Schuler is no stranger to London audiences, winning the Olivier Award for his portrayal of Jud Fry in OKLAHOMA at the National Theatre in 1998, before transferring a year later to the Lyceum in the West End. In 2002 it crossed the Atlantic to Broadway’s George Gershwin Theatre where he continued his winning ways, collecting the Tony in the process. Shuler signed my Monster sketch at the Garrick stage door on Saturday on his way in for the matinee.
Best known to TV audiences for his two-decade portrayal of psychiatrist Dr Frasier Crane in the sitcoms CHEERS and FRASIER, Kelsey Grammer is making his London stage debut next week in BIG FISH THE MUSICAL, based on the Tim Burton film, at The Other Palace. No stranger to the boards, Kelsey’s first Broadway role was Lennox in MACBETH, taking over the lead in 1981. It wasn’t until April 2010, however that he did his first Broadway musical, playing Georges in a revival of LA CAGE AUX FOLLES, collecting a Tony Award nomination for his performance.
In fact, for major awards, Kelsey has received 45 nominations, winning 18, including five Emmys and three Golden Globes. He was the first American actor to win nominations for the same character on three different television shows- CHEERS, FRASIER and a one-off crossover appearance in WINGS. He collected his only Tony win to date for producing THE COLOUR PURPLE last year.
It was great to catch up with Kelsey last week in London, while he was rehearsing for BIG FISH. He is one of the nicest people I have met in the business and was more than happy to sign my drawing of him.
English actress Lesley Joseph sobbed… but in a good way, when she found out she had won the role of housekeeper and superannuated lover of the original Doctor F Frau Boucher in Mel Brook’s new West End stage production of his 1974 film YOUNG FRANKENSTEIN. “Oh my God I’m going to be working with Mel Brooks!”
Lesley became an international name as Dorian Green in the British TV sitcom BIRDS OF A FEATHER and recently as a contestant on STRICTLY COME DANCING with partner Anton Du Beke. In his four-star review for The Independent, Paul Taylor wrote, “Lesley Joseph brings a superb hatchet-faced obsessiveness to Frau Blucher and her idiotic goose-stepping devotion to the memory of the violent older Frankenstein.”
Lesley signed my Frau B sketch going into the Garrick Theatre for Saturday’s matinee.
I drew BAFTA-nominated English actress Charlotte Spencer in her role as Christine Keeler in Andrew Lloyd Webber’s musical STEPHEN WARD, which she signed for me at the Aldwych Theatre back in 2013. She returned to the London stage earlier this year in the Menier Chocolate Factory’s revival of Terrance Rattigan’s LOVE IN IDLENESS, which transferred to the Apollo in May, playing Diane Fletcher, the estranged ‘yet not entirely uncooperative wife” of Tory minister Siri John Fletcher. Charlotte also signed this drawing for me at the stage door.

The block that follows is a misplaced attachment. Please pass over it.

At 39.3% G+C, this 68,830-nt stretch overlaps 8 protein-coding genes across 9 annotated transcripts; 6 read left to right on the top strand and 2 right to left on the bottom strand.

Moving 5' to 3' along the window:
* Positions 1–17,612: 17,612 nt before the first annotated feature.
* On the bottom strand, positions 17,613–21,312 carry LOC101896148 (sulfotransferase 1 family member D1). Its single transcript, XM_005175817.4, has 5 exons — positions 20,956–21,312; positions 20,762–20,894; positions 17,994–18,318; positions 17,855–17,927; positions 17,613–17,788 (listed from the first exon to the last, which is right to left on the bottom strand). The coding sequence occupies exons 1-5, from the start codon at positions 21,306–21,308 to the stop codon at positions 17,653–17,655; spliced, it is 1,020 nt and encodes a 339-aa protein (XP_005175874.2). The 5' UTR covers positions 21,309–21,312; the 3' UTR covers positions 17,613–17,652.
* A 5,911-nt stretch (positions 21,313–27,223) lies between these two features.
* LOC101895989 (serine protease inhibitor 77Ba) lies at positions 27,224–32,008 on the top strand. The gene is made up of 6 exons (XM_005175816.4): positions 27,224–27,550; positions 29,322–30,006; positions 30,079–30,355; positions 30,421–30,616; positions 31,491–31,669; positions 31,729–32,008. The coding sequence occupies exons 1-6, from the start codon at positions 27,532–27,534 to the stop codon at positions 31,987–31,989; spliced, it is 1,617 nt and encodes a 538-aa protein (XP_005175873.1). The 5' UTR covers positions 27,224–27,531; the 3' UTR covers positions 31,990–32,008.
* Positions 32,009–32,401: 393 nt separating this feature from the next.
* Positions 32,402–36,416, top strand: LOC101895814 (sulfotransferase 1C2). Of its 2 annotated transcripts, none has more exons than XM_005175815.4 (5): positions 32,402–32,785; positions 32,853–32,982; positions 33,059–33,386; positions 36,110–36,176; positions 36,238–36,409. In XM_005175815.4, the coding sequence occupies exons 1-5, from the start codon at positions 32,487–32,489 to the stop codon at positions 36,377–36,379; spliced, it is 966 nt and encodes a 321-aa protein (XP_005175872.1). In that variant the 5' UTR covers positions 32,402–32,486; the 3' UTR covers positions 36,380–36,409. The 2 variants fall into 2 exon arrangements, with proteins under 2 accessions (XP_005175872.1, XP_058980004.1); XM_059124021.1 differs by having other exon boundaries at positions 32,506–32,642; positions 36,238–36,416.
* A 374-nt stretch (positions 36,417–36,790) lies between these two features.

Edward Bluemel’s immediate family all have one thing in common, his mum is an Oxford physicist, his dad an Oxford chemist, his sister a Cambridge philosopher and his brother an Oxford classicist so when he decided not study at Oxbridge, opting instead for an acting career and studying at the Royal Welsh Academy. It was a bold move. But it has proved fruitful.
Since then the 24 year-old has appeared in numerous screen roles, most notably as the young aristocrat Toby Hamilton in the ITV ‘s drama THE HALCYON. This year he made his professional stage debut in Trevor Nunn’s revival of Terrance Rattigan’s LOVE IN IDLENESS at London’s Menier Chocolate Factory, which transferred to the Apollo Theatre in the West End. It’s the third in Rattigan’s ‘war plays’ set in the same period as THE HALCYON, so Edward had a good reference. He played Michael a young evacuee who develops socialist tendencies while spending the war years in Canada. He returns home to his widowed mother who is now the mistress of a right wing government minister.
It’s a part Edward described as ‘a complete millennial snowflake.’ In her review for the Guardian, Kate Kellaway said, “Edward Bluemel is spot on as Michael” and Mark Shenton was equally impressed writing, “As that son, Edward Bluemel catches the arrogant sense of youthful entitlement with an appropriately irritating vigour.” I could up with Edward at the stage door after a matinee performance in May and he signed this sketch for me.